is available for that variable. You can see how you could create PowerShell scripts that
could read the status of services and access them accordingly. For example, if you had
an installation script, you could detect if a service is running and then stop the service
while the install is running. Once the install is complete it could than start the service
up again. The next task that I will perform is creating
a user in Active Directory. To do this I will retrieve the object for an organizational
unit where I want to create the user and store it in a variable. The variable I will use
is $OBJOU. This is followed by ADSI in square brackets followed by the LDap and the distinguished
name to where the organizational unit is located in Active Directory.
ADSI in square brackets references the ADSI adapter. Think of ADSI as being the same as
Get-Service CmdLet. It retrieves the object in the LDap query that follows. There are
other ways of achieving the same result using CmdLets, but these are more complicated than
using the ADSI syntax shown. Think of ADSI as the same as a CmdLet but the syntax is
different. I now have a variable OBJOU that contains
the object for the New York Organizational Unit. The next step is to create a new user
under that organizational unit. I will store the new user in a variable called OBJUser
by running the function create under the New York organizational unit. To do this, I use
the OBJOU variable followed by period create. This tells PowerShell to create an object
under the organizational unit stored in the variable, in this case New York.
Next you need to enter in the parameters for create. The first parameter is the object
type which is used to indicate which type of objects is to be created, in this case
a user. The next parameter is the user name which will be Charlie Wilson.
Once this command has been run what essentially happens is this. The variable OBJUser now
contains an object for the new user. After creating an object for the new user you will
be able to configure more options for the user.
This is done by using the variable OBJUser period Put. The Put function will configure
an attribute in the user object. In this case I am giving it a pre Windows 2000 name which
is referred to as a Sam Account Name. The Sam Account name is a username used with old
Windows clients like Windows 95. If I now open Active Directory Users and Computers
and open the New York OU, notice that the user account has not been created yet. What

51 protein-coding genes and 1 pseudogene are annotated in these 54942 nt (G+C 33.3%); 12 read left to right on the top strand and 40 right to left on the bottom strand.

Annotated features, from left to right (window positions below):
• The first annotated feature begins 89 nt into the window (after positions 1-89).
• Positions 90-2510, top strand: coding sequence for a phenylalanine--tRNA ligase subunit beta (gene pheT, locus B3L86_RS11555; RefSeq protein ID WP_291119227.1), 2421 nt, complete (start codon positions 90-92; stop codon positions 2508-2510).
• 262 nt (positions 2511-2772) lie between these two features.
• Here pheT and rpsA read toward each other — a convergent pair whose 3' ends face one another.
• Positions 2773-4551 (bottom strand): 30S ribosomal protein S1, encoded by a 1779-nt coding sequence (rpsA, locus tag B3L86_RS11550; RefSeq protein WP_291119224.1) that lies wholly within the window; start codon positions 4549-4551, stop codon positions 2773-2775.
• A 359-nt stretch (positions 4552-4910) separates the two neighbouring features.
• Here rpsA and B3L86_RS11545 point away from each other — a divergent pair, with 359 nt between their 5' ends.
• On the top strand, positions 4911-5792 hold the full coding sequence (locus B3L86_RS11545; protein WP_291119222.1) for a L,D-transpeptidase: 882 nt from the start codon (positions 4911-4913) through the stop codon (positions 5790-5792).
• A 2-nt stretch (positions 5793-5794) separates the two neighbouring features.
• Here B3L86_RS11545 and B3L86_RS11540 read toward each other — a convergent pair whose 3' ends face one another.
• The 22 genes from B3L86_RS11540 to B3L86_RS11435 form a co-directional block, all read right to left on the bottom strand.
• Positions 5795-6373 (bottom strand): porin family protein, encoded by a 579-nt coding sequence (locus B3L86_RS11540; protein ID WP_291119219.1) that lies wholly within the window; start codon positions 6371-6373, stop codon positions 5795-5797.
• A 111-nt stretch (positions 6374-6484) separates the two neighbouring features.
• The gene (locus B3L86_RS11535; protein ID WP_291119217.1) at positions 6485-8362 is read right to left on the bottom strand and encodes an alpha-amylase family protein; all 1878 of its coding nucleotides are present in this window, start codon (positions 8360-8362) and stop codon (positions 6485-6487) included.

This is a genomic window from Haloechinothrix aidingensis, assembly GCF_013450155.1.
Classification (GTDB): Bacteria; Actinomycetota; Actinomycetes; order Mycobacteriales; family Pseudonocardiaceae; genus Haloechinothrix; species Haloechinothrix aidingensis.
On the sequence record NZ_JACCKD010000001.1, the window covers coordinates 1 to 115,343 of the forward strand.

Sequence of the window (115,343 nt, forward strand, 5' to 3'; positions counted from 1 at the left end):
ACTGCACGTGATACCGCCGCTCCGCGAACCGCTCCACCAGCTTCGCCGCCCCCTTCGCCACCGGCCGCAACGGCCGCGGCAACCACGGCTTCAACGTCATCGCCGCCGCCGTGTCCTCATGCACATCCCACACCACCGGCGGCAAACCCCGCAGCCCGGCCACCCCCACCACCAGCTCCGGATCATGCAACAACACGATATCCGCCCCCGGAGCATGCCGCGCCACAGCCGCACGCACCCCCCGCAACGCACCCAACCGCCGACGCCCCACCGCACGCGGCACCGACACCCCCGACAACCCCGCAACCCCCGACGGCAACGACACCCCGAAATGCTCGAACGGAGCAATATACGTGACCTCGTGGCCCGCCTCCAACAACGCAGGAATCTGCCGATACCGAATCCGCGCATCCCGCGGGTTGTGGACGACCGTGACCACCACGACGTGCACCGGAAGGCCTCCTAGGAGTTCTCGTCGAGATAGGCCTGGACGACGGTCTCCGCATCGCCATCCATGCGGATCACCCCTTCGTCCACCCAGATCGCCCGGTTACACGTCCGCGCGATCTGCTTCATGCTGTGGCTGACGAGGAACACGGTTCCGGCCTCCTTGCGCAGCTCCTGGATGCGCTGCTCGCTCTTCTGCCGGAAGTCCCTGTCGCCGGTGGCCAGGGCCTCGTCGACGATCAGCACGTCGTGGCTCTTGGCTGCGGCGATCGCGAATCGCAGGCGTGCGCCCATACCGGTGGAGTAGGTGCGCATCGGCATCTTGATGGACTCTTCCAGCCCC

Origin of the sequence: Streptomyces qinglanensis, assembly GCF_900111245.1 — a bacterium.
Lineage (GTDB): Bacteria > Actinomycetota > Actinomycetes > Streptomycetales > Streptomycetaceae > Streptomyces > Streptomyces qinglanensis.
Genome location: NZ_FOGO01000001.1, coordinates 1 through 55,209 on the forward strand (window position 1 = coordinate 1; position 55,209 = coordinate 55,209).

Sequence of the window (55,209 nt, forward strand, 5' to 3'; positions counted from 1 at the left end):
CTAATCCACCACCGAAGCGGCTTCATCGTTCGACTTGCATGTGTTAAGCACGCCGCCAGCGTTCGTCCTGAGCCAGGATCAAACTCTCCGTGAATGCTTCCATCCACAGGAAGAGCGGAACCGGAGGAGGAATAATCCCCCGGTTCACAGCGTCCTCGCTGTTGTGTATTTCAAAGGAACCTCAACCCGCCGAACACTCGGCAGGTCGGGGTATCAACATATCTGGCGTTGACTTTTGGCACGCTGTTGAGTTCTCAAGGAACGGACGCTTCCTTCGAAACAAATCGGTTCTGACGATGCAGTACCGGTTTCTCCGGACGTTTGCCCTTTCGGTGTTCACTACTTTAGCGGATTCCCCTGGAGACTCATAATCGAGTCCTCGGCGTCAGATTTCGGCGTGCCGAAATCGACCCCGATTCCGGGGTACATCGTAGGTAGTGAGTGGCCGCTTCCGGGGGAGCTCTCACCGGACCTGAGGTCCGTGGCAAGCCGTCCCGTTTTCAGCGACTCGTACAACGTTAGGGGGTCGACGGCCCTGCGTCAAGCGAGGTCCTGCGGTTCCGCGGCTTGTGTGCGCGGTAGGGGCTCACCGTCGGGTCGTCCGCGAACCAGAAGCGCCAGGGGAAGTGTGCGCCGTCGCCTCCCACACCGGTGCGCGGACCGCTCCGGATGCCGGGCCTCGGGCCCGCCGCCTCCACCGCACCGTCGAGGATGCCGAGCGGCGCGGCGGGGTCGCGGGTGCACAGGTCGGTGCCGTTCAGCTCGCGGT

has happened is that the object has been created but none of the changes have been committed
as yet. To commit the changes, I need to go back to
PowerShell and then run the function SetInfo. Once this has been done, if I now go back
to Active Directory Users and Computers and press the F5 key for refresh, you can see
that the user account has now been created. This is an important point to remember. Whenever
changing attributes in Active Directory, ensure that afterwards you commit the changes otherwise
the changes will be lost. The next task that I want to complete in PowerShell
is to modify some attributes in a user account that already exists in Active Directory. This
is a simpler process than creating a new user. Since the user already exists I can access
the user object directly using one line. I could not do this before, because the user
needed to be created first using the organizational unit object. For this reason I will store
the user object in the OBJUser variable. Next I will configure a number of difference
attributes for the user. The main attributes I will configure will be - given name, initials,
surname, display name, description, telephone number and email address.
Once I have finished making the changes remember that once again they need to be committed
using the SetInfo function. If you do not run this function after making the changes,
all the changes will be lost. This has been a short introduction to PowerShell.
There is a lot that can be achieved with PowerShell including more programming tasks like loops
and condition statements. I hope you found this video informative. For
more videos in this course please see our YouTube channel or ITfreetraining Webpage.
Thanks for watching.